On 11 October 2018, the Council of the European Union adopted a proposed Directive on combatting money laundering by criminal law, which introduces new criminal law provisions relating to money laundering and the financing of terrorism. The new proposed Directive complements and reinforces the Fourth Anti-Money Laundering Directive (EU) (2015/849) (and its amendments introduced by the Fifth Anti-Money Laundering Directive) by, amongst other measures, requiring that EU Member States transpose the following elements into their criminal legislation:

  • harmonized definitions of criminal offences relating to money laundering (art. 3), including aiding, abetting, inciting and attempting such offences (art. 4);
  • a penalty for natural persons of a maximum term of imprisonment of 4 years, potentially combined with additional sanctions or measures (art. 5);
  • the liability of legal persons, which may face criminal and non-criminal fines and sanctions (e.g., exclusion from public aid, placement under judicial supervision, judicial winding-up) (art. 7 and 8);
  • the mitigation of risks and challenges posed by the use of virtual currencies; and
  • aggravating circumstances applicable to criminal organizations or to offences conducted in the exercise of certain professional activities (art. 6).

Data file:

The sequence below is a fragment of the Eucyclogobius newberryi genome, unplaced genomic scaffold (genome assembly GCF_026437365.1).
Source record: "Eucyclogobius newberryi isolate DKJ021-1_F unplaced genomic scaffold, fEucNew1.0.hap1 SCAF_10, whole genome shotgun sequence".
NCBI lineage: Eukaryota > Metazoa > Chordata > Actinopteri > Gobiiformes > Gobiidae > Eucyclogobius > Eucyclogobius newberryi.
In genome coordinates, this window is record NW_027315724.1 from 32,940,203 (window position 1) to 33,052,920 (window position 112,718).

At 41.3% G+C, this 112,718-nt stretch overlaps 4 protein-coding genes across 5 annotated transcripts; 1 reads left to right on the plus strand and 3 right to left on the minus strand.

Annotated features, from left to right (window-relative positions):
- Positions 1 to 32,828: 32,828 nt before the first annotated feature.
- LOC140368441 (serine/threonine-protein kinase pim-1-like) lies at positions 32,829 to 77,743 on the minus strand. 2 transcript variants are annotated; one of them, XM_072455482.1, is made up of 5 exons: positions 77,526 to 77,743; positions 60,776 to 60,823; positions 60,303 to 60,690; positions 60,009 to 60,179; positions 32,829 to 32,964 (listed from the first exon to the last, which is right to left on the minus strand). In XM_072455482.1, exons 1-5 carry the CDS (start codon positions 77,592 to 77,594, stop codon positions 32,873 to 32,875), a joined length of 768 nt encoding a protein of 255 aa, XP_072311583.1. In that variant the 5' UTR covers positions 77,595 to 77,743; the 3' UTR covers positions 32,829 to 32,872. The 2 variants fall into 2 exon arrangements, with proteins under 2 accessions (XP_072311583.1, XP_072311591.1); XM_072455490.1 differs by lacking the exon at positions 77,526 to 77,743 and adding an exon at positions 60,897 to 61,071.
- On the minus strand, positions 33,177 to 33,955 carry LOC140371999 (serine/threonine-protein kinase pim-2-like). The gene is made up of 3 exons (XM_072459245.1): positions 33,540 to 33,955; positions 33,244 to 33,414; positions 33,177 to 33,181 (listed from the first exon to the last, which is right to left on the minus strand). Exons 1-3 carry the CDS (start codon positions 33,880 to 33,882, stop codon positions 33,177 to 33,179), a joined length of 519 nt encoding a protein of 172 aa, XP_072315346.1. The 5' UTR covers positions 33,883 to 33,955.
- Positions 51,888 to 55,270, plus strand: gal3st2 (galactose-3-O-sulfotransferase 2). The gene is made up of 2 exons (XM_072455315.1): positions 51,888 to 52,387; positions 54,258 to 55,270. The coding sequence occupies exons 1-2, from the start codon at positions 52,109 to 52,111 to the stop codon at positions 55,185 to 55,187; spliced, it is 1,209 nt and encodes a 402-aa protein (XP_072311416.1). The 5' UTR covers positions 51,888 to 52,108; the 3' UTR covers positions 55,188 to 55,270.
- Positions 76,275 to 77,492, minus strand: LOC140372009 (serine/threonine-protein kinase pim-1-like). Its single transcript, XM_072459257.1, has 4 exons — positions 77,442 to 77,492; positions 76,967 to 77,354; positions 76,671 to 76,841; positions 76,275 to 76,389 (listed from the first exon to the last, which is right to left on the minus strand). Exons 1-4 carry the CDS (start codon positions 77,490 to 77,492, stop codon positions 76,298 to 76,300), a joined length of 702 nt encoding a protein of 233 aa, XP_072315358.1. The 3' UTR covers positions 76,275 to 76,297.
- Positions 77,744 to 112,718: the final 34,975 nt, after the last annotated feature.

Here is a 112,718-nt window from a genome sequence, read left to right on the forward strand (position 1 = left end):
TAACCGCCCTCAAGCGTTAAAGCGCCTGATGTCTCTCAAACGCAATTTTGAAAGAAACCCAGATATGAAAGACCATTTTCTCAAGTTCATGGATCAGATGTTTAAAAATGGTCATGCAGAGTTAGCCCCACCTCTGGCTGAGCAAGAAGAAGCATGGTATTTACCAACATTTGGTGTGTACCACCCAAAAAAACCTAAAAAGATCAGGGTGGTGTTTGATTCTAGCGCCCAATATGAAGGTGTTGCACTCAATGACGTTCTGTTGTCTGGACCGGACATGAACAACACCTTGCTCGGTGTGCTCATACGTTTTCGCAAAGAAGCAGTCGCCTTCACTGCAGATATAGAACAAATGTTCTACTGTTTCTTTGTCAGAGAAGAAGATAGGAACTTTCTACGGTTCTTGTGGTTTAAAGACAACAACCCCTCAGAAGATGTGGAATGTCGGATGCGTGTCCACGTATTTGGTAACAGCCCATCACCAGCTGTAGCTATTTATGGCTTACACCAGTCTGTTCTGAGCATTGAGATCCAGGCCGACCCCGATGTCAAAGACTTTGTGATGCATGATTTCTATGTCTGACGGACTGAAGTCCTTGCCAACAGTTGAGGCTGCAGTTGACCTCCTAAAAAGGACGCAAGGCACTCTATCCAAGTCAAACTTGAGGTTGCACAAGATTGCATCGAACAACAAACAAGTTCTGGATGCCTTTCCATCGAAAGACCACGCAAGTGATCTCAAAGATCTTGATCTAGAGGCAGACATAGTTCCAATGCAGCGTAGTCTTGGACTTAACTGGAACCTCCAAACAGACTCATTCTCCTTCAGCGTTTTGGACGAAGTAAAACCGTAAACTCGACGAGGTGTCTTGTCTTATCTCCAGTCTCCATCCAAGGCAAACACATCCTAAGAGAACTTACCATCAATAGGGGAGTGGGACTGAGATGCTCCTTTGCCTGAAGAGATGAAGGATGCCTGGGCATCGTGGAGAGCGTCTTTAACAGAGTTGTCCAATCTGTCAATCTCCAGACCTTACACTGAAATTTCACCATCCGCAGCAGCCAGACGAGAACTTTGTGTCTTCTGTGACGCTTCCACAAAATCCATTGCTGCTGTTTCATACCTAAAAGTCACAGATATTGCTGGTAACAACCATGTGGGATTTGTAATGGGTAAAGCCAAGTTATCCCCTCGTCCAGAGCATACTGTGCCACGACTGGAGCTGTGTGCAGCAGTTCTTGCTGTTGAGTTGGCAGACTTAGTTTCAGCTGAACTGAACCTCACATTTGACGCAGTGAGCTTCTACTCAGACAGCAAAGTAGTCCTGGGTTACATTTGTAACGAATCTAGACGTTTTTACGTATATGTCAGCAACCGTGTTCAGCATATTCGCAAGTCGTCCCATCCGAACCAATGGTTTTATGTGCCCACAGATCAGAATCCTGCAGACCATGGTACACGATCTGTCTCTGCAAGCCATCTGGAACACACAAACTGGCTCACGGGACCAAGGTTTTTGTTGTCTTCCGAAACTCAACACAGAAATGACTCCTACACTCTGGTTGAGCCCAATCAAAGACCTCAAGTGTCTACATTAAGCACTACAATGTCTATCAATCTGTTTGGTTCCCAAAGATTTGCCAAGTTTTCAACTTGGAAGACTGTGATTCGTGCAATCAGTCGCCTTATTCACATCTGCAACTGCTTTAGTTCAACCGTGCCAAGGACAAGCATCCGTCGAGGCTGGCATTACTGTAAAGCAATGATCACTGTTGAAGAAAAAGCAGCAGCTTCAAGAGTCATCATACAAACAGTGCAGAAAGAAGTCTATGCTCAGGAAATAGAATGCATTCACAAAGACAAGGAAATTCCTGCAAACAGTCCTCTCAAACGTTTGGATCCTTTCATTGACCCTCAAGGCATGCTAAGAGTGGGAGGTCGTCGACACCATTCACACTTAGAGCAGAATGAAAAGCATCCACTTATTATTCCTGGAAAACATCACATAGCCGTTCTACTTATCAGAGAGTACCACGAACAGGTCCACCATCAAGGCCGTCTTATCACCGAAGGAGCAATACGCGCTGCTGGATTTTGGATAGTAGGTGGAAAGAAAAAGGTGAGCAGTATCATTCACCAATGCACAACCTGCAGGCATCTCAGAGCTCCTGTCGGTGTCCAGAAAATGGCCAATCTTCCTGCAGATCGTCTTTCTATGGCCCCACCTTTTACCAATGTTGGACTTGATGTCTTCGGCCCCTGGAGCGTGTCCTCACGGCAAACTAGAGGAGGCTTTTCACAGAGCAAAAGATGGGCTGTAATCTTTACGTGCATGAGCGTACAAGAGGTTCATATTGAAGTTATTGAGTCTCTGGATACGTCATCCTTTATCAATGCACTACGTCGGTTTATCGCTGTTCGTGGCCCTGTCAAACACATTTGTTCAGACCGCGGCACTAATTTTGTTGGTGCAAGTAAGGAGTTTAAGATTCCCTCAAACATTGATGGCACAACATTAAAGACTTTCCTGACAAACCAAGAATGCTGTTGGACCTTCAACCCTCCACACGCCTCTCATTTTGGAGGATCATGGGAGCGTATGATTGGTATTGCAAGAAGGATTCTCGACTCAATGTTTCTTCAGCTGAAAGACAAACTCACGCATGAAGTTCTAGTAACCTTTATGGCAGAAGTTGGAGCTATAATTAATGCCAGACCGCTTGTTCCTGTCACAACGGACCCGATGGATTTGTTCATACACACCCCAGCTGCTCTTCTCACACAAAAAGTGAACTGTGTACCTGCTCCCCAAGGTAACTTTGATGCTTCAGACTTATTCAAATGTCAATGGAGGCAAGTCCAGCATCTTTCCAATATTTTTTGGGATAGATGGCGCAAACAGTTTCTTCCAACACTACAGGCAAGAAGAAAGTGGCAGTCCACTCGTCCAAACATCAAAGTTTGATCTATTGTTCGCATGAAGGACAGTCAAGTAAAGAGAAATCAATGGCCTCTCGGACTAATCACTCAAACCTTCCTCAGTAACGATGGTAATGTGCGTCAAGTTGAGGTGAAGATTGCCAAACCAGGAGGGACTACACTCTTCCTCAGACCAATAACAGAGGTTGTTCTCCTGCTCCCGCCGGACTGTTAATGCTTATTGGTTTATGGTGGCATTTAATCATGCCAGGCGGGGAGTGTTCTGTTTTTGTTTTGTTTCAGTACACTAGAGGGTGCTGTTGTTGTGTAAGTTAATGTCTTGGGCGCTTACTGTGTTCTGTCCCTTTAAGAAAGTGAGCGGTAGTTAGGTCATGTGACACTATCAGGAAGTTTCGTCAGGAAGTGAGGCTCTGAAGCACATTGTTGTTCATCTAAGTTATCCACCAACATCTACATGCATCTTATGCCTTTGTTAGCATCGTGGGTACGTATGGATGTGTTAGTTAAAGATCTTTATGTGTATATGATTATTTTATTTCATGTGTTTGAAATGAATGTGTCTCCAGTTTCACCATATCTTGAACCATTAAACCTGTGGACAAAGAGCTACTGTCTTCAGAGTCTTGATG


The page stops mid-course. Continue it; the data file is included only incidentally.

The Directive also aims to enhance EU Member States’ cooperation by setting uniform provisions regarding investigative tools (art. 11) and rules to determine which Member State has jurisdiction (art.10) when an offense falls within the jurisdiction of more than one Member State. EU Member States will have 24 months to transpose the Directive into national law once it is published in the Official Journal of the EU.

Under the proposed Directive, legal entities implicated in certain money laundering offenses may be held liable and face “effective, proportionate and dissuasive sanctions” from EU Member States, including criminal and non-criminal fines. Accordingly, both financial and non-financial institutions should consider reinforcing their existing AML/CFT policies and procedures and internal controls to mitigate the risk of a criminal proceeding being initiated against them by competent authorities in the EU Member States in which they operate.